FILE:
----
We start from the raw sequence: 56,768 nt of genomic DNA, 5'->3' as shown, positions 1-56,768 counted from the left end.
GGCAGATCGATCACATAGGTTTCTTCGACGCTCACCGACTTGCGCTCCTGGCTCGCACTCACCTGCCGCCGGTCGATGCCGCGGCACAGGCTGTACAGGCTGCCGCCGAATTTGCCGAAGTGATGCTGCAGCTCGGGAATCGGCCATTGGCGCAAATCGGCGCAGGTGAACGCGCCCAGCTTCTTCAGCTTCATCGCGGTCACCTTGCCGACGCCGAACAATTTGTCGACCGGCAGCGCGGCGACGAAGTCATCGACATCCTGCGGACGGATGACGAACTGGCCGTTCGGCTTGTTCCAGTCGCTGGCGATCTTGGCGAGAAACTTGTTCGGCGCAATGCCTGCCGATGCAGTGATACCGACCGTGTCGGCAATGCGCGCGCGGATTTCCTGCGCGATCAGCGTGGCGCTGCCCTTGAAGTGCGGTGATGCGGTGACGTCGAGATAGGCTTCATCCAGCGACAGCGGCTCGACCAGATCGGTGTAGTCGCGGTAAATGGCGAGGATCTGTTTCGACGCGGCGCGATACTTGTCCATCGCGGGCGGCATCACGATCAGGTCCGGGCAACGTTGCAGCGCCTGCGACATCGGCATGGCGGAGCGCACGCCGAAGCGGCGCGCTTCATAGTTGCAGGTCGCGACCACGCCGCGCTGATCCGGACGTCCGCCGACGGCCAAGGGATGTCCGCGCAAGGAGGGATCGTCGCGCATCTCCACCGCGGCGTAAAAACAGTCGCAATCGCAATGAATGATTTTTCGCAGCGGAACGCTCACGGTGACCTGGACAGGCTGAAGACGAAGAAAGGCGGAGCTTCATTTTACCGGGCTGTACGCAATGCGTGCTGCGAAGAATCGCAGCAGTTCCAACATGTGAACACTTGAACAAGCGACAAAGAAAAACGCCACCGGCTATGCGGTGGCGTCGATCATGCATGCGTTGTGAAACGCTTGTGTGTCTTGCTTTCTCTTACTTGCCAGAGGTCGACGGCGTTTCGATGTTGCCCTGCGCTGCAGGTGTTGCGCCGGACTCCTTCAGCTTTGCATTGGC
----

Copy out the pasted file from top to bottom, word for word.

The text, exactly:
We start from the raw sequence: 56,768 nt of genomic DNA, 5'->3' as shown, positions 1-56,768 counted from the left end.
GGCAGATCGATCACATAGGTTTCTTCGACGCTCACCGACTTGCGCTCCTGGCTCGCACTCACCTGCCGCCGGTCGATGCCGCGGCACAGGCTGTACAGGCTGCCGCCGAATTTGCCGAAGTGATGCTGCAGCTCGGGAATCGGCCATTGGCGCAAATCGGCGCAGGTGAACGCGCCCAGCTTCTTCAGCTTCATCGCGGTCACCTTGCCGACGCCGAACAATTTGTCGACCGGCAGCGCGGCGACGAAGTCATCGACATCCTGCGGACGGATGACGAACTGGCCGTTCGGCTTGTTCCAGTCGCTGGCGATCTTGGCGAGAAACTTGTTCGGCGCAATGCCTGCCGATGCAGTGATACCGACCGTGTCGGCAATGCGCGCGCGGATTTCCTGCGCGATCAGCGTGGCGCTGCCCTTGAAGTGCGGTGATGCGGTGACGTCGAGATAGGCTTCATCCAGCGACAGCGGCTCGACCAGATCGGTGTAGTCGCGGTAAATGGCGAGGATCTGTTTCGACGCGGCGCGATACTTGTCCATCGCGGGCGGCATCACGATCAGGTCCGGGCAACGTTGCAGCGCCTGCGACATCGGCATGGCGGAGCGCACGCCGAAGCGGCGCGCTTCATAGTTGCAGGTCGCGACCACGCCGCGCTGATCCGGACGTCCGCCGACGGCCAAGGGATGTCCGCGCAAGGAGGGATCGTCGCGCATCTCCACCGCGGCGTAAAAACAGTCGCAATCGCAATGAATGATTTTTCGCAGCGGAACGCTCACGGTGACCTGGACAGGCTGAAGACGAAGAAAGGCGGAGCTTCATTTTACCGGGCTGTACGCAATGCGTGCTGCGAAGAATCGCAGCAGTTCCAACATGTGAACACTTGAACAAGCGACAAAGAAAAACGCCACCGGCTATGCGGTGGCGTCGATCATGCATGCGTTGTGAAACGCTTGTGTGTCTTGCTTTCTCTTACTTGCCAGAGGTCGACGGCGTTTCGATGTTGCCCTGCGCTGCAGGTGTTGCGCCGGACTCCTTCAGCTTTGCATTGGC